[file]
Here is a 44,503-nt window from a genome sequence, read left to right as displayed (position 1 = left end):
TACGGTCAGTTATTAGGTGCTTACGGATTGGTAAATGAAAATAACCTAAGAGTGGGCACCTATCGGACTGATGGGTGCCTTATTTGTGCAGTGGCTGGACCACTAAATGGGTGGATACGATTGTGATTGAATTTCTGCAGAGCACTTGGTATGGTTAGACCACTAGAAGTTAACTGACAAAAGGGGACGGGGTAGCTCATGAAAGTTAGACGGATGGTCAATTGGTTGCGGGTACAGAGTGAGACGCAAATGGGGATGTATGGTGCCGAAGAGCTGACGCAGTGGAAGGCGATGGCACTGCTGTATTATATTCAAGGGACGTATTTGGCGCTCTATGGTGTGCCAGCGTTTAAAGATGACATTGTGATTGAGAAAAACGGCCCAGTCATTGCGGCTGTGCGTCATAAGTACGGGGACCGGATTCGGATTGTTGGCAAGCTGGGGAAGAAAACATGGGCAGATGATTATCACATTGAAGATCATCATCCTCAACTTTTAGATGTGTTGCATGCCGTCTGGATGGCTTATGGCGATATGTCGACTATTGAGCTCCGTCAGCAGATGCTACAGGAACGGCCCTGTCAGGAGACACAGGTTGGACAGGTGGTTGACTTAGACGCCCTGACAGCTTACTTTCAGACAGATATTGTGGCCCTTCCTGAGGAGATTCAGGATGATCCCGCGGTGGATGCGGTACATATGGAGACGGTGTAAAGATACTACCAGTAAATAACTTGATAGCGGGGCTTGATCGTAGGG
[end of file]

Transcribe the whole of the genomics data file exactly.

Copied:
Here is a 44,503-nt window from a genome sequence, read left to right as displayed (position 1 = left end):
TACGGTCAGTTATTAGGTGCTTACGGATTGGTAAATGAAAATAACCTAAGAGTGGGCACCTATCGGACTGATGGGTGCCTTATTTGTGCAGTGGCTGGACCACTAAATGGGTGGATACGATTGTGATTGAATTTCTGCAGAGCACTTGGTATGGTTAGACCACTAGAAGTTAACTGACAAAAGGGGACGGGGTAGCTCATGAAAGTTAGACGGATGGTCAATTGGTTGCGGGTACAGAGTGAGACGCAAATGGGGATGTATGGTGCCGAAGAGCTGACGCAGTGGAAGGCGATGGCACTGCTGTATTATATTCAAGGGACGTATTTGGCGCTCTATGGTGTGCCAGCGTTTAAAGATGACATTGTGATTGAGAAAAACGGCCCAGTCATTGCGGCTGTGCGTCATAAGTACGGGGACCGGATTCGGATTGTTGGCAAGCTGGGGAAGAAAACATGGGCAGATGATTATCACATTGAAGATCATCATCCTCAACTTTTAGATGTGTTGCATGCCGTCTGGATGGCTTATGGCGATATGTCGACTATTGAGCTCCGTCAGCAGATGCTACAGGAACGGCCCTGTCAGGAGACACAGGTTGGACAGGTGGTTGACTTAGACGCCCTGACAGCTTACTTTCAGACAGATATTGTGGCCCTTCCTGAGGAGATTCAGGATGATCCCGCGGTGGATGCGGTACATATGGAGACGGTGTAAAGATACTACCAGTAAATAACTTGATAGCGGGGCTTGATCGTAGGG